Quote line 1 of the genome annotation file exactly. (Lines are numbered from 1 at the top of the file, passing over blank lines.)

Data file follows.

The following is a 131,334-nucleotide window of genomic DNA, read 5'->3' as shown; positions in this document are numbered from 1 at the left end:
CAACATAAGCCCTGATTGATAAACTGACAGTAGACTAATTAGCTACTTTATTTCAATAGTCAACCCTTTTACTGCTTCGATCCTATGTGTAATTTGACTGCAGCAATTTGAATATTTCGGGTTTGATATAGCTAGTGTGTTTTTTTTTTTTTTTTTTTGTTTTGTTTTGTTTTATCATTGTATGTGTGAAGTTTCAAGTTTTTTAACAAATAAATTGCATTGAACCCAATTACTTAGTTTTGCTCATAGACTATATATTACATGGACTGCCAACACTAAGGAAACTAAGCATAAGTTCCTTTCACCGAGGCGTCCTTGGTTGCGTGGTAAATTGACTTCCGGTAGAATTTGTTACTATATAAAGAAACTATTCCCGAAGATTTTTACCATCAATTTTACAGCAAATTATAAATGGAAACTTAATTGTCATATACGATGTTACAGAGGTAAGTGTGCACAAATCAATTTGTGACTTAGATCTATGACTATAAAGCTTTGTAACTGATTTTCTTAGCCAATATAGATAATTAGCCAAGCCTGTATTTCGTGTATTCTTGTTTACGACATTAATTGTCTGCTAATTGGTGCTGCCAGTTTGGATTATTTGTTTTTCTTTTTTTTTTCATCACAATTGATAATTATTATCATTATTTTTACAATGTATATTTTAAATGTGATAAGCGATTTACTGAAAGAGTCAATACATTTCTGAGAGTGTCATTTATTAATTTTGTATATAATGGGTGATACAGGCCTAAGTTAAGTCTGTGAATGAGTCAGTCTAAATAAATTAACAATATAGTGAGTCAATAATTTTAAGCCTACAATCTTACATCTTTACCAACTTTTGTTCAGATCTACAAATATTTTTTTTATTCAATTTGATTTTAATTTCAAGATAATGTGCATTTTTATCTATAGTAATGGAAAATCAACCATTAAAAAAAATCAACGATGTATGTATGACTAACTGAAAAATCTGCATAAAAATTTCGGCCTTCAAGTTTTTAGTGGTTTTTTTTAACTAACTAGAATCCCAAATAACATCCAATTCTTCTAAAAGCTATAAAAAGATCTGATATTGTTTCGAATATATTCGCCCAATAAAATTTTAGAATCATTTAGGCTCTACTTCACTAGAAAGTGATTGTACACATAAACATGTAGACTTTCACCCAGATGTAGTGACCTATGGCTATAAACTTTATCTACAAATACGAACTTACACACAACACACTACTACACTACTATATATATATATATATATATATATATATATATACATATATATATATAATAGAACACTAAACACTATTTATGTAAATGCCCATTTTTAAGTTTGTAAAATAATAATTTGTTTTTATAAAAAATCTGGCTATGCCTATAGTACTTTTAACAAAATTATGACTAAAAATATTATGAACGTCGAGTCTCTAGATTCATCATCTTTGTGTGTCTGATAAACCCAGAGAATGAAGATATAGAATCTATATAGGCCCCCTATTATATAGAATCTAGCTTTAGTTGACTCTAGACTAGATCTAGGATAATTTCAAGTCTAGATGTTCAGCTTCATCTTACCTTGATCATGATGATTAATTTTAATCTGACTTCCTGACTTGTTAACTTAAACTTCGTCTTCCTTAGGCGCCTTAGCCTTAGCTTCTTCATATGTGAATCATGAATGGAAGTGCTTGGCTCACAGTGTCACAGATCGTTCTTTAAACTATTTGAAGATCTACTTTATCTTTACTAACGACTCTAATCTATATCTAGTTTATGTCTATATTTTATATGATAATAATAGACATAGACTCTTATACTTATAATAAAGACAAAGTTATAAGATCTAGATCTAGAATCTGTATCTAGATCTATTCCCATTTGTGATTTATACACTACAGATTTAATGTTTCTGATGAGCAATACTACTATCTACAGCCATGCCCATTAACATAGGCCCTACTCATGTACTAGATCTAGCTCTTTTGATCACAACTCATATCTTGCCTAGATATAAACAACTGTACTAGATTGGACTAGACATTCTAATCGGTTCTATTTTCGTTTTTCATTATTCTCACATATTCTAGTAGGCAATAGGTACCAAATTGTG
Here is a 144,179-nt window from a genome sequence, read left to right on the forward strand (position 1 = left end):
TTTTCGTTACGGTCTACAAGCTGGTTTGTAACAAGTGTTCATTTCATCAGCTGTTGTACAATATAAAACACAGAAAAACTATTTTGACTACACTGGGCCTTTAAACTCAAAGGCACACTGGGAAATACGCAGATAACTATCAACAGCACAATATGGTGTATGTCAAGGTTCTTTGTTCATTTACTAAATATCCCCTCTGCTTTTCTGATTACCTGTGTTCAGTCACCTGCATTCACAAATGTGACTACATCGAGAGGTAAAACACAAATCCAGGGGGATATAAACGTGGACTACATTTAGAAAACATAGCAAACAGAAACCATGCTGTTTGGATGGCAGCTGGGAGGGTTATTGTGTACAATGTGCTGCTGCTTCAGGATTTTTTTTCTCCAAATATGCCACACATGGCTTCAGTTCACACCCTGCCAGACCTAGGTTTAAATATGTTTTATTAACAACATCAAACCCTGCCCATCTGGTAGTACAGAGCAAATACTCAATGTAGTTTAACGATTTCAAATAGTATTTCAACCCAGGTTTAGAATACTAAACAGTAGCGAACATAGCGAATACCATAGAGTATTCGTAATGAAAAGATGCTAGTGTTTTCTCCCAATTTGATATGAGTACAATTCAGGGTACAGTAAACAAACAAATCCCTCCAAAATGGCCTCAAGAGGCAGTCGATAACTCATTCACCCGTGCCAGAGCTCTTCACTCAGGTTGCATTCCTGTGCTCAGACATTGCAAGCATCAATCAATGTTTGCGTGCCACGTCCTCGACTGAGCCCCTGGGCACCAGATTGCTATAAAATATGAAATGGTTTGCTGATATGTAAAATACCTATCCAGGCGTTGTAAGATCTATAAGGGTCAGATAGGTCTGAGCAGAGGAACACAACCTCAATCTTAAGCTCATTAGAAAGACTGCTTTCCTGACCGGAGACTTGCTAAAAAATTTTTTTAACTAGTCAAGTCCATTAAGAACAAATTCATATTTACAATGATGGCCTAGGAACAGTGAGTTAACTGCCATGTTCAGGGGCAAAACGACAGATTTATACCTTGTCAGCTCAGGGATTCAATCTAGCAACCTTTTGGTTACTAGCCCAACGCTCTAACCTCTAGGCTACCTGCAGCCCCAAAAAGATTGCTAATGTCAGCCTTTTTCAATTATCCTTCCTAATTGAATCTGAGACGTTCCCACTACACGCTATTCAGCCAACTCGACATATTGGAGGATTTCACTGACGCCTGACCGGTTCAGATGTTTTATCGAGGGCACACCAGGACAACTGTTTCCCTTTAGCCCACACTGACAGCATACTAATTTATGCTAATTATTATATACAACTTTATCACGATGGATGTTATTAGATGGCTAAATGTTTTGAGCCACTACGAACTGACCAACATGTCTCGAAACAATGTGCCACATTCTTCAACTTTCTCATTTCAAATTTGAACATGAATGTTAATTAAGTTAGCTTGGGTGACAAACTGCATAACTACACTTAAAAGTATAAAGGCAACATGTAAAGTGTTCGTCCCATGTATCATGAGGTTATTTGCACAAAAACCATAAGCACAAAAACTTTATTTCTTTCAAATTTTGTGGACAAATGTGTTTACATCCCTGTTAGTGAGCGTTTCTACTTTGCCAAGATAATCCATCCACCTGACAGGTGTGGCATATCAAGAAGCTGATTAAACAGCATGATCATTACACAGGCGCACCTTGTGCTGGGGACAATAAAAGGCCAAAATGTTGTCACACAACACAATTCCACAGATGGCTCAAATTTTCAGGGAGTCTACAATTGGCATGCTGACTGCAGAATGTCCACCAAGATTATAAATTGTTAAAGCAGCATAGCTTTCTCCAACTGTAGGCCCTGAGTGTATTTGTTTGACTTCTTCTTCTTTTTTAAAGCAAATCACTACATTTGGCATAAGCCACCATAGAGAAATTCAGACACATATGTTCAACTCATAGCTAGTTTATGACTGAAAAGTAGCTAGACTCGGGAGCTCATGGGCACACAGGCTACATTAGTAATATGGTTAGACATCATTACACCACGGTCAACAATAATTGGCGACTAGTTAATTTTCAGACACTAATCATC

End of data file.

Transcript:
The following is a 131,334-nucleotide window of genomic DNA, read 5'->3' as shown; positions in this document are numbered from 1 at the left end: